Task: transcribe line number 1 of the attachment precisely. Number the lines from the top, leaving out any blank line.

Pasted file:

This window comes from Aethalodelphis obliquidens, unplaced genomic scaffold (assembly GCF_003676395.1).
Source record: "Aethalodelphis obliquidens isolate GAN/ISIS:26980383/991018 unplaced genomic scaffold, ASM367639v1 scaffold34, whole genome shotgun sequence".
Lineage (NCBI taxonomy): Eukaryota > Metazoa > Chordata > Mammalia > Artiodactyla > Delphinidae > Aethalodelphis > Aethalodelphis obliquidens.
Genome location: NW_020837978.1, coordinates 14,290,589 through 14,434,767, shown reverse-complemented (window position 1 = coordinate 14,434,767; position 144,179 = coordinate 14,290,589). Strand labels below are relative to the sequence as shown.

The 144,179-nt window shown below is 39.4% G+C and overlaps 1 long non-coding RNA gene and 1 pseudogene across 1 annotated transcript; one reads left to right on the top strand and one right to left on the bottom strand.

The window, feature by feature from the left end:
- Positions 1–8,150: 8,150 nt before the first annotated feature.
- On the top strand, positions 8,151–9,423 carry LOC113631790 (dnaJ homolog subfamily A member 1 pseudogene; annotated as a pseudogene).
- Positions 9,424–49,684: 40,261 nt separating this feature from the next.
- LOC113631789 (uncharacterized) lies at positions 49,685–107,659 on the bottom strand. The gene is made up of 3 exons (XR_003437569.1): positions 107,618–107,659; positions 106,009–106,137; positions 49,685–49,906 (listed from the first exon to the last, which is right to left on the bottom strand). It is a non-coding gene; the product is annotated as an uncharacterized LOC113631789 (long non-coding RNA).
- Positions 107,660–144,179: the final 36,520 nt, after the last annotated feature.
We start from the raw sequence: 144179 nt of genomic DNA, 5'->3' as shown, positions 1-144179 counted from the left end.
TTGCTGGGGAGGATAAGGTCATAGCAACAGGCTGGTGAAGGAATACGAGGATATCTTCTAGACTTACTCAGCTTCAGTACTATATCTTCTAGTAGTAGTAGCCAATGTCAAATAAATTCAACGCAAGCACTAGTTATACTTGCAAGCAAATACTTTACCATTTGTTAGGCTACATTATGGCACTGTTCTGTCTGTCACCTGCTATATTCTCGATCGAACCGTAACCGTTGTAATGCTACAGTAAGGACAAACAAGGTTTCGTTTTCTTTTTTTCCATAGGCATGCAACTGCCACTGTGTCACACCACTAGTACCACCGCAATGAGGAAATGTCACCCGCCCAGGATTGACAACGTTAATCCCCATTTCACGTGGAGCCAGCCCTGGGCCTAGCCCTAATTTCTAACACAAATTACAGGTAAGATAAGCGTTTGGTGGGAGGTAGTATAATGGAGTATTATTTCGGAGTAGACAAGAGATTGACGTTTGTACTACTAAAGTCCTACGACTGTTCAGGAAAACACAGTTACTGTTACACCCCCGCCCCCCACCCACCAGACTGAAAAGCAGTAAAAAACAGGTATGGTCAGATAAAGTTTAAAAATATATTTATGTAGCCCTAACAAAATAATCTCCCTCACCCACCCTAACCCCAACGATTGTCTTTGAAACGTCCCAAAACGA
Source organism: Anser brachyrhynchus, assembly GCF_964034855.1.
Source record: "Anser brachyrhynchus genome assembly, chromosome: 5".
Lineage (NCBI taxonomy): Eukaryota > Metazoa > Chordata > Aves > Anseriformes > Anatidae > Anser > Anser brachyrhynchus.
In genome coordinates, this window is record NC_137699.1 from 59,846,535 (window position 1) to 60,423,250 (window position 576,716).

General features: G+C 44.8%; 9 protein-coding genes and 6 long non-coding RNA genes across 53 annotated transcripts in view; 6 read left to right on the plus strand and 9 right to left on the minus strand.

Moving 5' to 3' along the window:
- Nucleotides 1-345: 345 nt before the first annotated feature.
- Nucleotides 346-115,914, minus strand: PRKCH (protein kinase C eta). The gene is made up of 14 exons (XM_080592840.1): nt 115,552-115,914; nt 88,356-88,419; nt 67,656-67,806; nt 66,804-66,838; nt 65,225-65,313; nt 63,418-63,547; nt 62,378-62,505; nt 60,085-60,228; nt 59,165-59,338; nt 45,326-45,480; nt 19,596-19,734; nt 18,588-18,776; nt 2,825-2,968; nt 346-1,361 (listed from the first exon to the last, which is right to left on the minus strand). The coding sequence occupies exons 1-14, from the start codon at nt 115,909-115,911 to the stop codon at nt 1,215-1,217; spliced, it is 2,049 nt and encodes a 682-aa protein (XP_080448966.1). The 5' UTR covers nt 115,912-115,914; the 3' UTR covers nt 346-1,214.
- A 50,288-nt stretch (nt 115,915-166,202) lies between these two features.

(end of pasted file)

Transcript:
This window comes from Aethalodelphis obliquidens, unplaced genomic scaffold (assembly GCF_003676395.1).